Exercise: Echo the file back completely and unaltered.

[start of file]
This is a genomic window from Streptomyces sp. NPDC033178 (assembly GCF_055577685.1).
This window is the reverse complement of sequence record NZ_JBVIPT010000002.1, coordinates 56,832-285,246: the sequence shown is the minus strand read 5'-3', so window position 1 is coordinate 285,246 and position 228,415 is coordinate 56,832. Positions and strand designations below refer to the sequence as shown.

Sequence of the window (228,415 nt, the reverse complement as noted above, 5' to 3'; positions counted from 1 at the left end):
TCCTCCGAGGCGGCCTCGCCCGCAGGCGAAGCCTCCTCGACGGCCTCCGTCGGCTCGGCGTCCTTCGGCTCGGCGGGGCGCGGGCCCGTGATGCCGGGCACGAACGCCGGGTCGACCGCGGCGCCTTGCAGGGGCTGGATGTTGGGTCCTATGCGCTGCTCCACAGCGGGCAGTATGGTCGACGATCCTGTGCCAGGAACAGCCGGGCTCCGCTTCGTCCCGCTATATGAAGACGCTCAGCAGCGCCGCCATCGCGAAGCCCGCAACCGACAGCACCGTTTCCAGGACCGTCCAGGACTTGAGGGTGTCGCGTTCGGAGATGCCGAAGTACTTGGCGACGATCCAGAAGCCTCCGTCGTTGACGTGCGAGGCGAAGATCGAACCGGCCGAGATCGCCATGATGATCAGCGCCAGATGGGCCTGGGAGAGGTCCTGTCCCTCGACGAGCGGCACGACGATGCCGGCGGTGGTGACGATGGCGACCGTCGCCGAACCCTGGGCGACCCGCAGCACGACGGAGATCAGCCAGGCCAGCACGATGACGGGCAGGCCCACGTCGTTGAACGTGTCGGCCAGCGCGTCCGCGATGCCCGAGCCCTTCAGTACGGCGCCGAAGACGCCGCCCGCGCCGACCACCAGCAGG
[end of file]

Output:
This is a genomic window from Streptomyces sp. NPDC033178 (assembly GCF_055577685.1).
This window is the reverse complement of sequence record NZ_JBVIPT010000002.1, coordinates 56,832-285,246: the sequence shown is the minus strand read 5'-3', so window position 1 is coordinate 285,246 and position 228,415 is coordinate 56,832. Positions and strand designations below refer to the sequence as shown.

Sequence of the window (228,415 nt, the reverse complement as noted above, 5' to 3'; positions counted from 1 at the left end):
TCCTCCGAGGCGGCCTCGCCCGCAGGCGAAGCCTCCTCGACGGCCTCCGTCGGCTCGGCGTCCTTCGGCTCGGCGGGGCGCGGGCCCGTGATGCCGGGCACGAACGCCGGGTCGACCGCGGCGCCTTGCAGGGGCTGGATGTTGGGTCCTATGCGCTGCTCCACAGCGGGCAGTATGGTCGACGATCCTGTGCCAGGAACAGCCGGGCTCCGCTTCGTCCCGCTATATGAAGACGCTCAGCAGCGCCGCCATCGCGAAGCCCGCAACCGACAGCACCGTTTCCAGGACCGTCCAGGACTTGAGGGTGTCGCGTTCGGAGATGCCGAAGTACTTGGCGACGATCCAGAAGCCTCCGTCGTTGACGTGCGAGGCGAAGATCGAACCGGCCGAGATCGCCATGATGATCAGCGCCAGATGGGCCTGGGAGAGGTCCTGTCCCTCGACGAGCGGCACGACGATGCCGGCGGTGGTGACGATGGCGACCGTCGCCGAACCCTGGGCGACCCGCAGCACGACGGAGATCAGCCAGGCCAGCACGATGACGGGCAGGCCCACGTCGTTGAACGTGTCGGCCAGCGCGTCCGCGATGCCCGAGCCCTTCAGTACGGCGCCGAAGACGCCGCCCGCGCCGACCACCAGCAGG